As was typical of fighter aircraft of the period, the Balilla carried the usual armament of 2 x 7.7mm (British) Vickers Machine Guns in fixed, forward-firing mounts over the nose. These were synchronized to fire through the spinning propeller blades.

Beyond the Corp Aeronautico Militare (Italian Air Force), operators icluded Argentina, Belgium, Greece, Latvia, Mexico, Poland, the Soviet Union, and Uruguay. Production totaled 307 units with 250 manufactured by Ansaldo and a further 57 by Polish-based Lublin under local license.

The Polish models were a post-World War 1 initiative begun in 1919 but these arrived to late to be used in the Russo-Polish War of 1919-1921. In 1920, the Russians also contracted for the same aircraft but these were not on hand in number until April of 1922 and served only until the middle of 1928.




MEDIA







General Assessment (BETA)
Firepower  
Performance  
Survivability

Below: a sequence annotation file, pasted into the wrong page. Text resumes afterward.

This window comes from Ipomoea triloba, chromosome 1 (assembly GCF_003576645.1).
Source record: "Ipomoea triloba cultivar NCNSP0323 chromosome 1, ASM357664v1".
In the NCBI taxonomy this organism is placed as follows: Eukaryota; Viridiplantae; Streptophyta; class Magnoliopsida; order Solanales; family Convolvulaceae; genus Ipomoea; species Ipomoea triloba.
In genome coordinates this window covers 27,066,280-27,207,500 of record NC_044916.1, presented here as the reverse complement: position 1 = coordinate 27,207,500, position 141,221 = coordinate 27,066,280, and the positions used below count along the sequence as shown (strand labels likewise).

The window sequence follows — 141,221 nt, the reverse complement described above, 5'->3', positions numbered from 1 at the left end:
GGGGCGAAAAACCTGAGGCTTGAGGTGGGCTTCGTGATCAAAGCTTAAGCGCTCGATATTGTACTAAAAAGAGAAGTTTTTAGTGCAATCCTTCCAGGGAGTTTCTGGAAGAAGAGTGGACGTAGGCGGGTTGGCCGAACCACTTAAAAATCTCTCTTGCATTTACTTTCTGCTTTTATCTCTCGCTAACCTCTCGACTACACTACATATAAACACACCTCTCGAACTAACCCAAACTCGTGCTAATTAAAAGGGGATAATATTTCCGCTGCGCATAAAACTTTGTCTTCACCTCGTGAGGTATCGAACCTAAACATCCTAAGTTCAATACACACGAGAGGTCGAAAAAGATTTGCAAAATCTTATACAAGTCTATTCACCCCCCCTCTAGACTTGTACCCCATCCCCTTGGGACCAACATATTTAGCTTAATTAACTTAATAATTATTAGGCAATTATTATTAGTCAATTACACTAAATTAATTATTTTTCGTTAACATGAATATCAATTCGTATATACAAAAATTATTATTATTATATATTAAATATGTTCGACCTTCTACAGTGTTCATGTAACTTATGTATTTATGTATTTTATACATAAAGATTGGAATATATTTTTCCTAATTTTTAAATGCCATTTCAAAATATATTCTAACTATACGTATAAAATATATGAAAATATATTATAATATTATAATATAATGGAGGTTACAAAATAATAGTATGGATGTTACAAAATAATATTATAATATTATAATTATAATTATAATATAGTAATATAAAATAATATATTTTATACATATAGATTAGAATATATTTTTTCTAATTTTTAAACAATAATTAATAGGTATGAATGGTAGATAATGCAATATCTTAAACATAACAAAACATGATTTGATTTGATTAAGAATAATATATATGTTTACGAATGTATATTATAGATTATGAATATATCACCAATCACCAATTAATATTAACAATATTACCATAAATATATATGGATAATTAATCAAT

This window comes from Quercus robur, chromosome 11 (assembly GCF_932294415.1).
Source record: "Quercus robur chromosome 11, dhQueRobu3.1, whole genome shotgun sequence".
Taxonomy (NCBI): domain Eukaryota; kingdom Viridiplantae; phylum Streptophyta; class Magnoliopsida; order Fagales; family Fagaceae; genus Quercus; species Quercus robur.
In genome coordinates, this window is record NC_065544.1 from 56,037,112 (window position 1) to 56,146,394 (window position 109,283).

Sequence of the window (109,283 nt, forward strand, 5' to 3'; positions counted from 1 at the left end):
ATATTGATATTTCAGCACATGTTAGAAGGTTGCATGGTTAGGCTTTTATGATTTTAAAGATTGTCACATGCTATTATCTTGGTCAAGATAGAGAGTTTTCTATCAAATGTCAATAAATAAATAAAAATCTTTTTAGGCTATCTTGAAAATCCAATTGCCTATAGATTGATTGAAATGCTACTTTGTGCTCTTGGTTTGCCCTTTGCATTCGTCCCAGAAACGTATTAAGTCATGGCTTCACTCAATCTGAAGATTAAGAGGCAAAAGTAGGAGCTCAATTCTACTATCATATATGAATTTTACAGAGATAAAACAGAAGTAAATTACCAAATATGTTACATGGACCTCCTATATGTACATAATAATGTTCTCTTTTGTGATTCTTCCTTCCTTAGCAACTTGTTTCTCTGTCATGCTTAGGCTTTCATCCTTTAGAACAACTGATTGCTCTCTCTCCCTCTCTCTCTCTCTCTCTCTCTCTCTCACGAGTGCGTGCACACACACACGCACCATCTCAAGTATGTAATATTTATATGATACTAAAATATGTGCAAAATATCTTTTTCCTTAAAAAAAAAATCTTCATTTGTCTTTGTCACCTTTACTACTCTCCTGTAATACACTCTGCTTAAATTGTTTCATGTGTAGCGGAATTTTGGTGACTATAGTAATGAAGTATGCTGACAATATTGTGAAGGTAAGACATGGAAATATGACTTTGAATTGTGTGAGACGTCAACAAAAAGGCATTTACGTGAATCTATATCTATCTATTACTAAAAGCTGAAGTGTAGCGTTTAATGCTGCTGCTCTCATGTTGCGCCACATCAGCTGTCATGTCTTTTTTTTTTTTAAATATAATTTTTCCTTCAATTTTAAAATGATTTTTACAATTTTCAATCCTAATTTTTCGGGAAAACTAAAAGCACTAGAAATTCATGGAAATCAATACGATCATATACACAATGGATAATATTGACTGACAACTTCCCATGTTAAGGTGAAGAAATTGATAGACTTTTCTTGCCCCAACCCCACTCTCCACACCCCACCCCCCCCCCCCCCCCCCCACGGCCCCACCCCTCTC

Versatility  
Impact  


Values are derrived from a variety of categories related to the design, overall function, and historical influence of this aircraft in aviation history.
MF Power Rating (BETA)
26
The MF Power Rating takes into account over sixty individual factors related to this aircraft entry. The rating is out of 100 total possible points.
Relative Maximum Speed Rating
Hi: 150mph
Lo: 75mph
    This entry's maximum listed speed (137mph).

    Graph average of 112.5 miles-per-hour.
City-to-City Ranges
NYC
 
  LDN
LDN
 
  PAR
PAR
 
  BER
BER
 
  MSK
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  TKY
TKY
 
  SYD
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  LAX
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  NYC
Graph showcases the Ansaldo A.1 Balilla's operational range (on internal fuel) when compared to distances between major cities.
Aviation Era
Pie graph section
Pie graph section
Pie graph section
Pie graph section
Pie graph section
Useful in showcasing the era cross-over of particular aircraft/aerospace designs.
Unit Production Comparison
Comm. Market HI*: 44,000 units
Military Market HI**: 36,183 units
307
307

  * Commercial Market High belongs to Cessna 172.